Eclipse: What to Do, What to Expect

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The solar eclipse is nearly upon us. On Monday, August 21, libraries across Wyoming will celebrate this celestial event with patrons and visitors.

The Wyoming State Library has a handy, ready-to-print flyer on the eclipse for your use. You can also check out our Wyoming and the Solar Eclipse 2017 for handy links and a webinar recording.

We spotted these handy things to know on the Laramie County Library System blog in a post by Jennifer Rife, Design and Humanities Coordinator at LCLS. She has graciously allowed us to share them:

*Most* of What You Need To Know for the August 21 Wyoming Eclipse

Are you ready for the Great American Eclipse of 2017?

Here at the library we’ve been preparing for months, and we’re ready! Being a library, we are a source for finding accurate and reputable information. Our staff has fielded lots of questions about the eclipse, and we’re hoping to give you answers and sources to some of the most common inquiries. Here’s some information to get you started, plus links to reliable sources help you find more.


  • As the moon blocks the sun, the temperature will drop! (Think of what happens when the sun goes down of an evening)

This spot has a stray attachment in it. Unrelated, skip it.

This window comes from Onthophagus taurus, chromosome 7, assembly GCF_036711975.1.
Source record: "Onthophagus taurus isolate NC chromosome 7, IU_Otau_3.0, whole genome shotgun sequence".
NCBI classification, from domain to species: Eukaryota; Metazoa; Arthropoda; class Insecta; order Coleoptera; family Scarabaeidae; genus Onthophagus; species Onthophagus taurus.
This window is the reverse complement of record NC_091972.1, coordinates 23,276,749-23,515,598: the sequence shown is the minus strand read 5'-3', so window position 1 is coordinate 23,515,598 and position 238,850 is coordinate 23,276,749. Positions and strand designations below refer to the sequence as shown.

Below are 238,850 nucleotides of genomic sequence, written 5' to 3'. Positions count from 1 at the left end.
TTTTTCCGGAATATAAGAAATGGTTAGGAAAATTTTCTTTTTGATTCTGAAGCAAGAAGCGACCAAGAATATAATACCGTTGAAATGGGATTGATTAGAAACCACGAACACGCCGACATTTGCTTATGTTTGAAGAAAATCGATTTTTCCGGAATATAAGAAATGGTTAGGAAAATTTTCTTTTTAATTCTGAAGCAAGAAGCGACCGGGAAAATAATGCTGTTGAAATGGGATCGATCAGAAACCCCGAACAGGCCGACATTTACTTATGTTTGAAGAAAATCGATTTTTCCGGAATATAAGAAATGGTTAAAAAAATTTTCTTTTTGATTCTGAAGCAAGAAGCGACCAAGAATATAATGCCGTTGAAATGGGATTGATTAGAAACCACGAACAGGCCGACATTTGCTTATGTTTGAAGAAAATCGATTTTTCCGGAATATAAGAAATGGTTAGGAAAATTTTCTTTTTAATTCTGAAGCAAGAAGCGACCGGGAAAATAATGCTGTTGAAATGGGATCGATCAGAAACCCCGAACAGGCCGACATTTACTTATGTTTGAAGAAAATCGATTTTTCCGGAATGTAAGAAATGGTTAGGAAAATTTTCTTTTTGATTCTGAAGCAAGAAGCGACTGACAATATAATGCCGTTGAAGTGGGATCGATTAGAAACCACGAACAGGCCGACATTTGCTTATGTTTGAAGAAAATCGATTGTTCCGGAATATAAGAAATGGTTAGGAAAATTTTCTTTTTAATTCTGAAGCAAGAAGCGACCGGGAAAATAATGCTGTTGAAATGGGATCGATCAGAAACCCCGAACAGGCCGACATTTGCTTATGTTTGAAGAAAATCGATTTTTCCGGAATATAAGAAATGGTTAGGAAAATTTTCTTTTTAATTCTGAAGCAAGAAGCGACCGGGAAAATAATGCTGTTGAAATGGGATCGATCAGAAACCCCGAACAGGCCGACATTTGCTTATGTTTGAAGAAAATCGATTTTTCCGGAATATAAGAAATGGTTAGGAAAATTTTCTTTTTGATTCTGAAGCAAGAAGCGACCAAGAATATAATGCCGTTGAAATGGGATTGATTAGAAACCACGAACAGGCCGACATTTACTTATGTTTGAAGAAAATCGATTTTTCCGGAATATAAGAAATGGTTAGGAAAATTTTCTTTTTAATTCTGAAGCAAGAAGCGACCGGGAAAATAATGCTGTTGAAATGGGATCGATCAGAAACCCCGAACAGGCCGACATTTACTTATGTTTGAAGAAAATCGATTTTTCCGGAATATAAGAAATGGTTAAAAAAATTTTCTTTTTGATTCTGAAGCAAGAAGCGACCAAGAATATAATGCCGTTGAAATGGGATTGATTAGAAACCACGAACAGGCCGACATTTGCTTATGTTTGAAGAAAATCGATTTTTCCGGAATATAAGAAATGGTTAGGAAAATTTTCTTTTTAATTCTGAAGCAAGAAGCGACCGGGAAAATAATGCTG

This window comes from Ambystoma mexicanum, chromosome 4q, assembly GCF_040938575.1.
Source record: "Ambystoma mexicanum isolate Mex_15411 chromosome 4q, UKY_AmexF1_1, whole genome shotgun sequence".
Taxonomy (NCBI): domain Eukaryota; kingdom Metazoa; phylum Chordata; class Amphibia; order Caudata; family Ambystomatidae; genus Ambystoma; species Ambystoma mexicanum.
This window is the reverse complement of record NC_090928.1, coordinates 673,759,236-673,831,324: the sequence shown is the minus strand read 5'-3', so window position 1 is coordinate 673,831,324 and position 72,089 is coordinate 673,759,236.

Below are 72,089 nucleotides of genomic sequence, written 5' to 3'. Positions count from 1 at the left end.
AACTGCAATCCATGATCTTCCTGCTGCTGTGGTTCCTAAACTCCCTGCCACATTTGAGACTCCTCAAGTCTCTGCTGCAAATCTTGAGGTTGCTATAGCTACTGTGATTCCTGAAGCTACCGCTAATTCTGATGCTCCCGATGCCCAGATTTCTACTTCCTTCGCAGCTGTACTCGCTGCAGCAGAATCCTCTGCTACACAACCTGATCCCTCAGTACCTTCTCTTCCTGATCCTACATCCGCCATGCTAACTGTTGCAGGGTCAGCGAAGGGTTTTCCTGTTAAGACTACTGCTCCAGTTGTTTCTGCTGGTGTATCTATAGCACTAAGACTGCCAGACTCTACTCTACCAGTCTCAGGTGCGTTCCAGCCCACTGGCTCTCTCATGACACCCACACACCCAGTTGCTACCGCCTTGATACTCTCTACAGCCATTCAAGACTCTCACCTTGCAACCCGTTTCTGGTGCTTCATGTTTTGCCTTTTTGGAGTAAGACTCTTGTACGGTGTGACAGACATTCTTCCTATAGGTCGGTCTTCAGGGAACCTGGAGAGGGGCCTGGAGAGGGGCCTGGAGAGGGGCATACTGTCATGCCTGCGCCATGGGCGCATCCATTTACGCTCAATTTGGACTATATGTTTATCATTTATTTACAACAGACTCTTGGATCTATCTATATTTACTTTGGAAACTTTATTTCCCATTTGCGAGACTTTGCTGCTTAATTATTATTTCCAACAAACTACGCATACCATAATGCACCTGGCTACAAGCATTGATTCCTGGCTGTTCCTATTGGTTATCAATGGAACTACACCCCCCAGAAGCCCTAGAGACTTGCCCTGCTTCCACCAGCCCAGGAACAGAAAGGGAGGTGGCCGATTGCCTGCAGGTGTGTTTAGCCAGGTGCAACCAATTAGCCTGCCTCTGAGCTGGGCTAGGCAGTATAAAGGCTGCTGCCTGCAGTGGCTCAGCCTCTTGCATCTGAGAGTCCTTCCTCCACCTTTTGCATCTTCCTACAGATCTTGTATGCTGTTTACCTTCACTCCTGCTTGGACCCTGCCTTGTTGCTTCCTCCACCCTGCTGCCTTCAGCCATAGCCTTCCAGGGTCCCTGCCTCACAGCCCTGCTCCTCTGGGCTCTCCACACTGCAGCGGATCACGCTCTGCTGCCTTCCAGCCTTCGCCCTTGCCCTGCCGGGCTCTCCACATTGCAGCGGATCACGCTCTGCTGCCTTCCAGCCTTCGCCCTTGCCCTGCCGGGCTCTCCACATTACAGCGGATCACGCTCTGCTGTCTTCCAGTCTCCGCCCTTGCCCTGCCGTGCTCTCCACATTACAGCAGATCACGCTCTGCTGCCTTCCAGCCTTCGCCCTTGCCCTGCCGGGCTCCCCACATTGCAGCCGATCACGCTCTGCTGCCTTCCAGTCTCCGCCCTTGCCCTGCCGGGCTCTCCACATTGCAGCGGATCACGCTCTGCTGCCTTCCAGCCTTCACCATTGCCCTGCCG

• Shadow bands (fluctuations in light) may appear, and small eclipse images may show on the ground under tree leaves (the leaves function as a sort of pinhole viewer).
  • NASA has a wonderful page for learning all you want to know about what to expect!
  • Animals don’t tend to act that differently during partial eclipses like what we’ll see in Laramie County, but there are reports that under the path of totality when it gets really dark they want to go to bed. For example, farm animals may head toward the barn, thinking it is night.


  • View the eclipse through ISO 12312-2 standard certified eclipse glasses, #14 welder’s glass, or ISO certified filters on binoculars or telescopes.
    • The ISO certification will be printed on the glasses.
    • Here are guidelines to ensure your glasses are safe, with information about reputable companies.
  • Under a partial eclipse (like the one to take place over Laramie County), there is no safe time to view the eclipse without eye protection.
  • Be sure to leave your glasses on until you turn your head away from the sun!
  • Tinted car windows, dark sunglasses, etc. ARE NOT SAFE for looking directly at the sun!


  • If planning to take photos of the eclipse, whether with a camera or cell phone, read these NASA guidelines
  • Use safe-viewing practices by not gazing at the eclipse through your camera without a filter so as to not damage your eyes.



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